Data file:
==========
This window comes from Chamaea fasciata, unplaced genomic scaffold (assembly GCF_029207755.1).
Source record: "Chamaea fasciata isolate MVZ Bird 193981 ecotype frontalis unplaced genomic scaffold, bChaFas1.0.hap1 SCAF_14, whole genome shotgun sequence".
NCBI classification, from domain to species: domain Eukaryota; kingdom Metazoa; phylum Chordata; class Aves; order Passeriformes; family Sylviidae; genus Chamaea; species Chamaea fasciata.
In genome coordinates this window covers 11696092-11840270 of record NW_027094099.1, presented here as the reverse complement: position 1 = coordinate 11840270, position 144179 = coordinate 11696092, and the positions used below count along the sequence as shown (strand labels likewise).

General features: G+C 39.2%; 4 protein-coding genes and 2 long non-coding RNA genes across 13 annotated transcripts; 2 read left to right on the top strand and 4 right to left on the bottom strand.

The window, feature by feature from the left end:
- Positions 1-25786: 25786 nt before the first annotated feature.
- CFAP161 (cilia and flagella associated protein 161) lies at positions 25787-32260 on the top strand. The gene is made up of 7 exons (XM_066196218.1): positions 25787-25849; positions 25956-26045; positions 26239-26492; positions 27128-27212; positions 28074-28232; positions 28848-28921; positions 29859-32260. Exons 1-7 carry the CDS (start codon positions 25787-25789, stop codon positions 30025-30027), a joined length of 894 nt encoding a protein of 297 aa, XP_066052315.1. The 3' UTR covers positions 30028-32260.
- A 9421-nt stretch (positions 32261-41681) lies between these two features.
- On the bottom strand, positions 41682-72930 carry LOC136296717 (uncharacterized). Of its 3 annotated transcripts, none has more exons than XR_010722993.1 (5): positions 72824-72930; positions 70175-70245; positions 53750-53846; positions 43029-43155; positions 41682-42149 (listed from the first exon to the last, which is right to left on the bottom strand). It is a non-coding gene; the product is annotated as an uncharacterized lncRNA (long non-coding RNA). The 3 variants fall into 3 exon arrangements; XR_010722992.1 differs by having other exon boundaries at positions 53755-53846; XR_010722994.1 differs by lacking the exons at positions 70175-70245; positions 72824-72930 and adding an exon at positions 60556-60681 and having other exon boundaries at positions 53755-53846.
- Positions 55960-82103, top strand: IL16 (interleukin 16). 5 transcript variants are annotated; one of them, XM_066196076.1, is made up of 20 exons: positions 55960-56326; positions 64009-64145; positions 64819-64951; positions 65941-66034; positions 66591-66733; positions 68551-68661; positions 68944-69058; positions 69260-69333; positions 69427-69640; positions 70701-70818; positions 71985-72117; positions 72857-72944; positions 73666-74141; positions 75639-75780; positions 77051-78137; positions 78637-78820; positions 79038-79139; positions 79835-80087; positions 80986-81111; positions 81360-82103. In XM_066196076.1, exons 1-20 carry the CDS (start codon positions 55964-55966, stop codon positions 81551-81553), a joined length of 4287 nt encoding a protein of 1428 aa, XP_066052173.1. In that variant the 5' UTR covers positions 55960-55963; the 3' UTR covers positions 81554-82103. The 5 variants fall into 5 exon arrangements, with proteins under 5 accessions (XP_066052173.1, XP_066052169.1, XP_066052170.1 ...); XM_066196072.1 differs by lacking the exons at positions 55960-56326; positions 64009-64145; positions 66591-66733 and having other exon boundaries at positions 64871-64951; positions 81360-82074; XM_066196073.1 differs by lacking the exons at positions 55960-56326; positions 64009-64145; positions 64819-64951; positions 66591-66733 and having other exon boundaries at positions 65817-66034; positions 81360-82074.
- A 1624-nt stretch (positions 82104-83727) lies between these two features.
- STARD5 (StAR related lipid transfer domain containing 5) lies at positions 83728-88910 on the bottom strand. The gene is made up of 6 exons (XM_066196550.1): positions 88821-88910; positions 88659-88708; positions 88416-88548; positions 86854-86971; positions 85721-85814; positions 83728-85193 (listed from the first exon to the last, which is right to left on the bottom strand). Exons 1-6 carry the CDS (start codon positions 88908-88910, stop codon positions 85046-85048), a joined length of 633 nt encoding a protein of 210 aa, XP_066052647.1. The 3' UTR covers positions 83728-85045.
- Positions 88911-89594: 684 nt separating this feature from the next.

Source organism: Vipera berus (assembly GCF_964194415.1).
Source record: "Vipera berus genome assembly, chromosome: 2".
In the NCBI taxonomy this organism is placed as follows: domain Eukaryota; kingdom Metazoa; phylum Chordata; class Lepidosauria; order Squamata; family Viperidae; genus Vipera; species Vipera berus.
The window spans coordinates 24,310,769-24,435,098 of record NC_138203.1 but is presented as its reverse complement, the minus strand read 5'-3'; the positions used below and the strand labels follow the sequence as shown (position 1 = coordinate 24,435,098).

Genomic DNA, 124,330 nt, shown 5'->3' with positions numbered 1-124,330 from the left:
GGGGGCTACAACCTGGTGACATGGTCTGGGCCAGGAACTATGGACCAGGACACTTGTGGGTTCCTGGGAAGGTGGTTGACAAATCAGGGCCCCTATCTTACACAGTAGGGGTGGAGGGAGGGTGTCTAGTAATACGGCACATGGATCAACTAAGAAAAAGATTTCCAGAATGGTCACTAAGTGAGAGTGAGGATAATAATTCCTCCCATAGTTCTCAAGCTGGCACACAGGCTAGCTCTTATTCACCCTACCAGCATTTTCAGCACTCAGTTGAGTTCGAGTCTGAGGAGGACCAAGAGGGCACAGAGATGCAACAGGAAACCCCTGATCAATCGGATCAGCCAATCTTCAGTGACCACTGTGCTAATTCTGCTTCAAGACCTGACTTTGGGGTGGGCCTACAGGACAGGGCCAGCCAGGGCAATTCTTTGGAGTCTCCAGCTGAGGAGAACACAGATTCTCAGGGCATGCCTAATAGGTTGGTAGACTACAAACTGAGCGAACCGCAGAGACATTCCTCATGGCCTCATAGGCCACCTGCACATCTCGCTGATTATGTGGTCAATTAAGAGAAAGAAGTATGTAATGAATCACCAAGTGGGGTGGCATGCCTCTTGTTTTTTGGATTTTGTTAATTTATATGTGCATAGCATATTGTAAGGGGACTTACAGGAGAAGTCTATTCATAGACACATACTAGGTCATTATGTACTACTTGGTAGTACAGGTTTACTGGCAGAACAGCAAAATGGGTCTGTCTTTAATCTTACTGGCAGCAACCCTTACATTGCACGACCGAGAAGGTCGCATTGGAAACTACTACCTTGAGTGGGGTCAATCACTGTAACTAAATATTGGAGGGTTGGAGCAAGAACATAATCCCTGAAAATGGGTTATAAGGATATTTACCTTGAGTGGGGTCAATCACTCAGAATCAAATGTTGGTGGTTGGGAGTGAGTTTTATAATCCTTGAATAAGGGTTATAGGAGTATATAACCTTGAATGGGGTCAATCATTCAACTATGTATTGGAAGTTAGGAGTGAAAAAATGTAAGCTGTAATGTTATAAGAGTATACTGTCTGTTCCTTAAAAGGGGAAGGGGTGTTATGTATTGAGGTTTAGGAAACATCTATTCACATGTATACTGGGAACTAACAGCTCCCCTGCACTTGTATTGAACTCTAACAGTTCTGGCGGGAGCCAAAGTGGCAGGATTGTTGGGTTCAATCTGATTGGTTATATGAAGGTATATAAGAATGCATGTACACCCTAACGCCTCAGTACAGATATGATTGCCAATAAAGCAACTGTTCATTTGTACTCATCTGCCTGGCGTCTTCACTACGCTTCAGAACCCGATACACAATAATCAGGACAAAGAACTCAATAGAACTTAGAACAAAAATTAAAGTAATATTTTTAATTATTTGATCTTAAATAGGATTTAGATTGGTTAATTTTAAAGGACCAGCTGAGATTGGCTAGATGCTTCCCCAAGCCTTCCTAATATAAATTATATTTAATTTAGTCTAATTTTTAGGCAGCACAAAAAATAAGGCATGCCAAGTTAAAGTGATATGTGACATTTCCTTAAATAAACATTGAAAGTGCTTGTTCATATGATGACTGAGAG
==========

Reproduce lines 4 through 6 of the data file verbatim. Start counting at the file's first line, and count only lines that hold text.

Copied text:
In genome coordinates this window covers 11696092-11840270 of record NW_027094099.1, presented here as the reverse complement: position 1 = coordinate 11840270, position 144179 = coordinate 11696092, and the positions used below count along the sequence as shown (strand labels likewise).

General features: G+C 39.2%; 4 protein-coding genes and 2 long non-coding RNA genes across 13 annotated transcripts; 2 read left to right on the top strand and 4 right to left on the bottom strand.

The window, feature by feature from the left end: